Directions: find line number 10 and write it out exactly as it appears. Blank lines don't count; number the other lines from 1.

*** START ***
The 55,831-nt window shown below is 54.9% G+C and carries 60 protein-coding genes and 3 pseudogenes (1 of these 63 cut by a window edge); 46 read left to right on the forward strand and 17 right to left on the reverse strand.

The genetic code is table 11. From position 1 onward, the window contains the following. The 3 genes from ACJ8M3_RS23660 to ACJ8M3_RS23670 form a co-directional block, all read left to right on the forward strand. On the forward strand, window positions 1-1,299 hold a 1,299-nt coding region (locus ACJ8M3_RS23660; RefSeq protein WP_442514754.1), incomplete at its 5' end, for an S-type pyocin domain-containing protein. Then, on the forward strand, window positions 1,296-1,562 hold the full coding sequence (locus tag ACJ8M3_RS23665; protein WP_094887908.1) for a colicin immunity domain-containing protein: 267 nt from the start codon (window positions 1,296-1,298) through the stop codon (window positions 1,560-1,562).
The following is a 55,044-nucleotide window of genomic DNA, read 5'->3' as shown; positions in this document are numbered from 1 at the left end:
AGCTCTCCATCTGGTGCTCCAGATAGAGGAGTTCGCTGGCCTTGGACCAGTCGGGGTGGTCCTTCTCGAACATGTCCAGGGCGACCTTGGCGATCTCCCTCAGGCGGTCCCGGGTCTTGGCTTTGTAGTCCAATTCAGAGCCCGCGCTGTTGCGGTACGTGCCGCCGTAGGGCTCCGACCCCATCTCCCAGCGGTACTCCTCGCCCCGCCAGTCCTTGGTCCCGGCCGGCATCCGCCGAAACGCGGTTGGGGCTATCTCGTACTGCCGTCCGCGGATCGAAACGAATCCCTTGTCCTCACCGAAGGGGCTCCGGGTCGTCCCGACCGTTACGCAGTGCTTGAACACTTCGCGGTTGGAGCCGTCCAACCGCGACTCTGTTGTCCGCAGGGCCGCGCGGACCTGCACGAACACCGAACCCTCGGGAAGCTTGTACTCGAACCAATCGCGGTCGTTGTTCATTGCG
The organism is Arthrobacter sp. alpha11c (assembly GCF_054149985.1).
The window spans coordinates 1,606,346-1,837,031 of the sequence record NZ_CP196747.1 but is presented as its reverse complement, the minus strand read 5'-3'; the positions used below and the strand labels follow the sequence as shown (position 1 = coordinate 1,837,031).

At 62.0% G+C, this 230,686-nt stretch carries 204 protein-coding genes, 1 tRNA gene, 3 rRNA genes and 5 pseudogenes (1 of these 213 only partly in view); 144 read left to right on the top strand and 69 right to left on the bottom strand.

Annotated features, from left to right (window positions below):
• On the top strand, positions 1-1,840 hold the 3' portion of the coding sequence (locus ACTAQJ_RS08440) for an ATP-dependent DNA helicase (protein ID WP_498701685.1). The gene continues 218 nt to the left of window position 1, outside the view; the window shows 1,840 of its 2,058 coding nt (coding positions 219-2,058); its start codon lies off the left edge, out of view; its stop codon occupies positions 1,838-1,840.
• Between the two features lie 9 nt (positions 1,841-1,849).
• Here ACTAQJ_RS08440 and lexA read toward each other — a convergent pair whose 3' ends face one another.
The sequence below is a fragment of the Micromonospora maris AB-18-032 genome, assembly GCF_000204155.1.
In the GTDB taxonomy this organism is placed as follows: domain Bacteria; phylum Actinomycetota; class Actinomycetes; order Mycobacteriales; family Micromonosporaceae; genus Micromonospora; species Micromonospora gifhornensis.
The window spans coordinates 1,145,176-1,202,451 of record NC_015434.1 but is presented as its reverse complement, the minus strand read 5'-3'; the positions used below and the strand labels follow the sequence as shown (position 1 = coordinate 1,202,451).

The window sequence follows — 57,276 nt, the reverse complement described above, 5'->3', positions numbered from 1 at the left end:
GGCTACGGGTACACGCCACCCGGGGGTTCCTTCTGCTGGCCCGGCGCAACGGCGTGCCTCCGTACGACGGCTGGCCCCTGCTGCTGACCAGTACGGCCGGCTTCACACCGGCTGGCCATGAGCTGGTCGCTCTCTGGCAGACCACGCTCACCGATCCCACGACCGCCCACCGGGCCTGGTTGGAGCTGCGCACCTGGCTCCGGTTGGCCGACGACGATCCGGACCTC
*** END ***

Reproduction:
• Between the two features lie 9 nt (positions 1,841-1,849).